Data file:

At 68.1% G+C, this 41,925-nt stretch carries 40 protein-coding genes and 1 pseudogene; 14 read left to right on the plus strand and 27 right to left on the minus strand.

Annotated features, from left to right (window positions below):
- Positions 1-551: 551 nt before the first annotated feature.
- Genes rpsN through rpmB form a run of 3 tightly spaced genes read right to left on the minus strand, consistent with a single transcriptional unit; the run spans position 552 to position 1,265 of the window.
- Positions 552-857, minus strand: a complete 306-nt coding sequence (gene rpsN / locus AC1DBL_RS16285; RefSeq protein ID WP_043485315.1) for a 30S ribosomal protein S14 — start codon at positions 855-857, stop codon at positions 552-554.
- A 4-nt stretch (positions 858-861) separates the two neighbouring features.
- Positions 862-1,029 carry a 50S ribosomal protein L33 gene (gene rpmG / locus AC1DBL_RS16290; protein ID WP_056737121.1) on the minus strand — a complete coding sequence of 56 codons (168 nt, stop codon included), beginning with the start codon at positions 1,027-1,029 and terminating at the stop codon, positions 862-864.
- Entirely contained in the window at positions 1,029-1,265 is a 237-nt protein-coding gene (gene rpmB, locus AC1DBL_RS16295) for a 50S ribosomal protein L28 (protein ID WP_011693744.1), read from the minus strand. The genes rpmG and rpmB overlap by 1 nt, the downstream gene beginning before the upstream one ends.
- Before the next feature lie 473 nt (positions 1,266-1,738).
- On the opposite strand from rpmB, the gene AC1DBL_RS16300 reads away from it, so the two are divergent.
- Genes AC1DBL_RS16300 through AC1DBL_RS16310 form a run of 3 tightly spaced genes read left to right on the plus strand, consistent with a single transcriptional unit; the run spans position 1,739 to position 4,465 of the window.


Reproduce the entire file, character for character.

At 68.1% G+C, this 41,925-nt stretch carries 40 protein-coding genes and 1 pseudogene; 14 read left to right on the plus strand and 27 right to left on the minus strand.

Annotated features, from left to right (window positions below):
- Positions 1-551: 551 nt before the first annotated feature.
- Genes rpsN through rpmB form a run of 3 tightly spaced genes read right to left on the minus strand, consistent with a single transcriptional unit; the run spans position 552 to position 1,265 of the window.
- Positions 552-857, minus strand: a complete 306-nt coding sequence (gene rpsN / locus AC1DBL_RS16285; RefSeq protein ID WP_043485315.1) for a 30S ribosomal protein S14 — start codon at positions 855-857, stop codon at positions 552-554.
- A 4-nt stretch (positions 858-861) separates the two neighbouring features.
- Positions 862-1,029 carry a 50S ribosomal protein L33 gene (gene rpmG / locus AC1DBL_RS16290; protein ID WP_056737121.1) on the minus strand — a complete coding sequence of 56 codons (168 nt, stop codon included), beginning with the start codon at positions 1,027-1,029 and terminating at the stop codon, positions 862-864.
- Entirely contained in the window at positions 1,029-1,265 is a 237-nt protein-coding gene (gene rpmB, locus AC1DBL_RS16295) for a 50S ribosomal protein L28 (protein ID WP_011693744.1), read from the minus strand. The genes rpmG and rpmB overlap by 1 nt, the downstream gene beginning before the upstream one ends.
- Before the next feature lie 473 nt (positions 1,266-1,738).
- On the opposite strand from rpmB, the gene AC1DBL_RS16300 reads away from it, so the two are divergent.
- Genes AC1DBL_RS16300 through AC1DBL_RS16310 form a run of 3 tightly spaced genes read left to right on the plus strand, consistent with a single transcriptional unit; the run spans position 1,739 to position 4,465 of the window.